About the short story about the man in an island with the broken leg and the heroin, itīs Survivor Type. I didīnt like it, thought it was very disgusting, all that self mutilation is not my taste...
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  7. #37
    Kat in a Hat kathycf's Avatar
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    Quote Originally Posted by Bookworm Cris
    About the films, I think Dolores Claiborne and Misery were very good films (although the story was slightly different of the book), but kathy Bates saves both movies. Apt Pupil and Shawshank Redemtion were also very good (the latter was very well adapted from the book, vary faithfully).
    Oh yes, Shawshank Redemption was a very good movie. The Green Mile was also a good adaptation of King's book.

    King wrote a short story called "The Body" which was made into a film (I think in 1986) called Stand by Me. I did not read the story, but the movie remains one of my favorites. (It is non-horror, btw)
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  8. #38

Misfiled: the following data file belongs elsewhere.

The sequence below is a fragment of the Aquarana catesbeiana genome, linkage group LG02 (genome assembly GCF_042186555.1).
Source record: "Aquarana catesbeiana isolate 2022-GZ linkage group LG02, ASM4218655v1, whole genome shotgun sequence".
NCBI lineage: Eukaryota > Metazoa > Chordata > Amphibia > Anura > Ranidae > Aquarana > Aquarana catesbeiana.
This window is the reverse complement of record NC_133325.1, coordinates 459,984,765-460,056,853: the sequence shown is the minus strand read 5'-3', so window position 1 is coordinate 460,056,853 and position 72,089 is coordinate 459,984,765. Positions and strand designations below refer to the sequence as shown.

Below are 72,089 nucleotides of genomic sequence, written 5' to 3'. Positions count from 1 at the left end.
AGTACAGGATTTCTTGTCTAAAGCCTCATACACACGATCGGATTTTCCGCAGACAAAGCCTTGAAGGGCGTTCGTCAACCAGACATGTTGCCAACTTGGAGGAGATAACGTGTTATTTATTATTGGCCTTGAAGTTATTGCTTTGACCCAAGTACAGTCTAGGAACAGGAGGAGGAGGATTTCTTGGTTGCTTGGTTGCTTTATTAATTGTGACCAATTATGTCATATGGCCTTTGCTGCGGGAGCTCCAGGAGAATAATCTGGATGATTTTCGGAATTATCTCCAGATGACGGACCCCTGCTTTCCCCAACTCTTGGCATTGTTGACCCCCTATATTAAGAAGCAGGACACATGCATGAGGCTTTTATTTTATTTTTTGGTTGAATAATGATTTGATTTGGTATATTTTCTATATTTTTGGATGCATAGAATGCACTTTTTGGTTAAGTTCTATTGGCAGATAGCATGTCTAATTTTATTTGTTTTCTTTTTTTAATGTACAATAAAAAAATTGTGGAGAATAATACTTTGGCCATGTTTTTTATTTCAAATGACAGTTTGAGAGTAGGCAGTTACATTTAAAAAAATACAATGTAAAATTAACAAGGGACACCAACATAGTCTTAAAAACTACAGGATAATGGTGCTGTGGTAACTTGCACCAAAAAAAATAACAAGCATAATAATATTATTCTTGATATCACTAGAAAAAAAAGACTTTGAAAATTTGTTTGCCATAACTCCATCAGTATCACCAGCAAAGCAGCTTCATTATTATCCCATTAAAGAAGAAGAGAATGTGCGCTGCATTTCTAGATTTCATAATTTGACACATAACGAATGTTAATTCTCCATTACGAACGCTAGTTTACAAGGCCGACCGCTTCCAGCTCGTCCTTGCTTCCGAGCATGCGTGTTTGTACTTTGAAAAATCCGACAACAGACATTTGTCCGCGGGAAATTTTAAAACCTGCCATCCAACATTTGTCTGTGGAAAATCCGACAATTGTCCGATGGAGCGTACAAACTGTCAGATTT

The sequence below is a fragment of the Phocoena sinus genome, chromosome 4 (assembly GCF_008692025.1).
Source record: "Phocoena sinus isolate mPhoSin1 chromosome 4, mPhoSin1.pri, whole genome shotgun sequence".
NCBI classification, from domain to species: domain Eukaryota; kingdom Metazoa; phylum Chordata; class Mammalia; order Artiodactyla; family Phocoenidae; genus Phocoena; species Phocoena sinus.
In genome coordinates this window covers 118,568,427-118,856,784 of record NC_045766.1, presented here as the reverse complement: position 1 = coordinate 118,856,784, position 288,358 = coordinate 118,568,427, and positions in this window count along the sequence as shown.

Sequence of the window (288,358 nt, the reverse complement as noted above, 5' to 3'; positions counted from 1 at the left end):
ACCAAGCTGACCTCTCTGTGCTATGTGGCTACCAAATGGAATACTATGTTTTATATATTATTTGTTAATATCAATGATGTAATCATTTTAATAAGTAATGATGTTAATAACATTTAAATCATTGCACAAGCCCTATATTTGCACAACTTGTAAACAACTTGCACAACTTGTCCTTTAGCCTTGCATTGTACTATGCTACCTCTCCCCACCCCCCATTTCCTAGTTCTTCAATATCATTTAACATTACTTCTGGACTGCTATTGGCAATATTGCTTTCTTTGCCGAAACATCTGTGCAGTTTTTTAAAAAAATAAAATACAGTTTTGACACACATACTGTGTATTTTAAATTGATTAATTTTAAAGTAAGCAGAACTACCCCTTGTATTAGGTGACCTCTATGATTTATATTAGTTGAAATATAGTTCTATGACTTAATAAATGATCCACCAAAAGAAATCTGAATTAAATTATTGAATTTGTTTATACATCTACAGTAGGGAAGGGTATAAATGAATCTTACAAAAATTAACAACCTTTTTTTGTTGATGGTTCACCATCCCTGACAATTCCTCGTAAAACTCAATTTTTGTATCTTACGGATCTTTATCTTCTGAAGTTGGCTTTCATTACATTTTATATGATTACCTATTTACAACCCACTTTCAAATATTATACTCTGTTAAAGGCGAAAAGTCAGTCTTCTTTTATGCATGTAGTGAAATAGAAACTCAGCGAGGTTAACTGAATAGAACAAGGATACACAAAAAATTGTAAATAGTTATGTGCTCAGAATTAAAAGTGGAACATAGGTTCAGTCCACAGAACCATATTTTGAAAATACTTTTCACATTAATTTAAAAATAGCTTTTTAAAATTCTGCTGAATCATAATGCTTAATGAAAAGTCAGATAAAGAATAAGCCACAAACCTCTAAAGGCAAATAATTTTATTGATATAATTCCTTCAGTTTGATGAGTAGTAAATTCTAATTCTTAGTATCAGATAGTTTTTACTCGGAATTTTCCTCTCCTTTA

semper eadem
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    I agree. Best film: Stand by Me. Best story: Hearts in Atlantis.
    There are both non-horror but pick up on his scares-mindsets of childhood theme.
    It's life, Jim, but not as we know it.

  9. #39
    Seeker of Knowledge Shannanigan's Avatar
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    I'm reading "The Eye of the Dragon" and I'm curious...does King have any other books where he uses a "fantasy" setting, with kings, princes, magicians, and dragons and such? Don't ruin the book for me, I'm not done yet
    You learn more about a road by travelling it than by consulting all of the maps in the world.

  10. #40
    Registered User jayson's Avatar
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    I'm not sure schannanigan. I didn't make it far into "eye of the dragon", wasn't in the mood for that type of stuff that day i guess.

    "The Long Walk", that's proably my favorite King book, was a great story.
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  11. #41
    Metamorphosing Pensive's Avatar
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    Quote Originally Posted by jayson
    I'm not sure schannanigan. I didn't make it far into "eye of the dragon", wasn't in the mood for that type of stuff that day i guess.